Unmasked: The Indian text pest bombarding Britain with 500,000 spam messages a day In a cafe by Euston station, tycoon brags to the Mail on Sunday of pocketing 7.50 every time you reply to his messagesBut UK law can't stop him… because he works from India | UPDATED: 22:42 GMT, 8 December 2012 This is the man who plagues half a million Britons a day with illegal spam texts telling them they are entitled to a refund for mis-sold payment protection insurance (PPI). The IT boss makes millions by selling the numbers of British mobile phone users who respond to his spam messages to claims management companies for as little as 90p each.

Banks are accused of not being as strong as they claim and hiding 60bn black hole from investors

Banks are accused of not being as strong as they claim and hiding 60bn black hole from investorsSir Mervyn King said the black hole was 'holding back our recovery'Bank of England blamed shortfall on hidden losses on loans, mis-selling scandals and 'misleading' accounting by country's biggest lendersIt ordered audit into banks' finances and called for lenders to raise funds | UPDATED: 00:11 GMT, 30 November 2012 Sir Mervyn King said banks need to raise 60billion to protect against future losses British banks are not as strong as they claim and could need to raise as much as 60billion of emergency funds to protect against future losses, the Bank of England warned yesterday. Its governor, Sir Mervyn King, said the black hole at the heart of the banking system was ‘holding back our recovery’ and must be tackled ‘head on’. The Bank blamed the shortfall on hidden losses on toxic loans, the mounting bill from mis-selling scandals, and ‘misleading’ accounting by the country’s biggest lenders – Royal Bank of Scotland, Lloyds Banking Group, Barclays and HSBC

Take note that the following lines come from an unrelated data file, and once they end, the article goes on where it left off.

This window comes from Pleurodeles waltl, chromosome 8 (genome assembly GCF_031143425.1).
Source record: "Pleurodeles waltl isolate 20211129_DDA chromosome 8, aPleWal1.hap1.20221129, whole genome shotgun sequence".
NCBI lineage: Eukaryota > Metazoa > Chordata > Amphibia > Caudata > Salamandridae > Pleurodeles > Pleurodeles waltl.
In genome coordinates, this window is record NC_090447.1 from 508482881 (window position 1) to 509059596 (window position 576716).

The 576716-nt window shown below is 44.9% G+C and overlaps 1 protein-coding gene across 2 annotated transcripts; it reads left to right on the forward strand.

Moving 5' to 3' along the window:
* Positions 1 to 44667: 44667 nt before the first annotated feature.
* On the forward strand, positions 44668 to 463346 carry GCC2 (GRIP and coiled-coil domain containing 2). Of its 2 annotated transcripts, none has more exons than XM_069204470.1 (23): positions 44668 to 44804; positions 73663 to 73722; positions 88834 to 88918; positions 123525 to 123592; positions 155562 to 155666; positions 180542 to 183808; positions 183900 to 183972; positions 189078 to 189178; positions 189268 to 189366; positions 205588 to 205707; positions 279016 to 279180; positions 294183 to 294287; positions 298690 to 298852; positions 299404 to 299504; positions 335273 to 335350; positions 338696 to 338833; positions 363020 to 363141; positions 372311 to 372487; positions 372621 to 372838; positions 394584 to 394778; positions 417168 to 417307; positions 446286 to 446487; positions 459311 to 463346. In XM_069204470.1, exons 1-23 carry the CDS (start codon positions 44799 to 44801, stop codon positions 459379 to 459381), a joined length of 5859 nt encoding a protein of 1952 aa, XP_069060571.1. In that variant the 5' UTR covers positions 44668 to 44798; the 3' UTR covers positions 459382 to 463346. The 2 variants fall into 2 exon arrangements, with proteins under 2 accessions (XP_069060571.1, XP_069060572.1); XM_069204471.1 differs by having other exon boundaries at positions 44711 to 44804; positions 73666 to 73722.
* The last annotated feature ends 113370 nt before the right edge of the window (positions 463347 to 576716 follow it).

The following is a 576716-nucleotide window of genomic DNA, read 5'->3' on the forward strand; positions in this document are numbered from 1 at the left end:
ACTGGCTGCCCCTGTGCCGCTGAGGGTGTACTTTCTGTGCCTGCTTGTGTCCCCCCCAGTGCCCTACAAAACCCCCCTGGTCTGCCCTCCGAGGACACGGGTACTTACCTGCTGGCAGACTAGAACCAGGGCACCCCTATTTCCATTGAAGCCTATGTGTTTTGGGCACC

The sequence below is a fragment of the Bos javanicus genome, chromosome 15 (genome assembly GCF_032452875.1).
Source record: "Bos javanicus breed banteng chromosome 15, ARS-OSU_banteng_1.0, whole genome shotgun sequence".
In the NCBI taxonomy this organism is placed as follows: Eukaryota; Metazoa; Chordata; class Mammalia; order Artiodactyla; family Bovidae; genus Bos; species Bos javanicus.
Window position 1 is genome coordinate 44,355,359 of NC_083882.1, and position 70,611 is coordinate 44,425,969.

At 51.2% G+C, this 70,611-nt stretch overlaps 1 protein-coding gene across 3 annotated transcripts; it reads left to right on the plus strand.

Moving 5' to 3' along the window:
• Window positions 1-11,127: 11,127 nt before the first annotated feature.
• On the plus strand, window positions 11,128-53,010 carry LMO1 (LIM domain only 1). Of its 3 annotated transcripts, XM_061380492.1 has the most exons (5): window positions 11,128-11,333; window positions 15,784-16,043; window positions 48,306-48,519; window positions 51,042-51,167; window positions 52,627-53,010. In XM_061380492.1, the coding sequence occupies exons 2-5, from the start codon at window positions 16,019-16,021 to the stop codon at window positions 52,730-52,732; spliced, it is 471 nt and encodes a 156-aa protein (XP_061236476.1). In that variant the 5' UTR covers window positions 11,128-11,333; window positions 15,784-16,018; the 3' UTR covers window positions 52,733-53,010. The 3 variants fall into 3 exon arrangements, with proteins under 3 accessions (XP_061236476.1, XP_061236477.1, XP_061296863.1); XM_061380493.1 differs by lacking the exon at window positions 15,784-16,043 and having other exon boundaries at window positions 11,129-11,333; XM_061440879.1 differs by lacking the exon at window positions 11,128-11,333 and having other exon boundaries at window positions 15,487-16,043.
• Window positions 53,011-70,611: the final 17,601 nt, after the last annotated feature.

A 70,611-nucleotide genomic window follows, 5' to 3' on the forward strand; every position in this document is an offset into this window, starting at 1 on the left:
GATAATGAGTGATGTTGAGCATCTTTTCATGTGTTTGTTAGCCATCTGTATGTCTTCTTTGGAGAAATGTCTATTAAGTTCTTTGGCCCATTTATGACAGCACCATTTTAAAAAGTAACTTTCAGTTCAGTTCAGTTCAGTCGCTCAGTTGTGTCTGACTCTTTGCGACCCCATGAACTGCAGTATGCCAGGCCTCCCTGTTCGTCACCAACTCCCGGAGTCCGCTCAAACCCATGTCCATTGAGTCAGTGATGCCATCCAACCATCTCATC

Banks giving "misleading" details about bad debts and may have to set aside 35billion more, BoE warns

Banks giving 'misleading' details about bad debts and may have to set aside 35billion more, BoE warns | UPDATED: 14:47 GMT, 29 November 2012 Britain's banks could be 'misleading' investors by failing to account properly for bad loans, including where they have given borrowers leeway on their debts, the Bank of England has warned. The Bank of England urged lenders to take action to bolster their balance sheets and reveal the full extent of losses on bad debts, as well as expected compensation bills, in particular for mis-sold payment protection insurance (PPI). The UK's four biggest banks – HSBC, Lloyds Banking Group, Barclays and Royal Bank of Scotland – could need to increase their capital reserves by as much as 35billion between them, according to the Bank

Silencing the cold call claim sharks

Silencing the cold call claim sharks | UPDATED: 22:44 GMT, 28 November 2012 Finally! Fines were given to two businessmen who bombarded people with nuisance text messages At last! Yesterday the Information Commissioner struck a significant blow for a British public sick and tired of being endlessly bombarded by automated phone calls promising compensation for mis-sold Payment Protection Insurance. Fines worth 440,000 were levied on two unscrupulous businessman who had been text messaging people at random, saying without any justification that the recipient was entitled to a four-figure sum from their bank.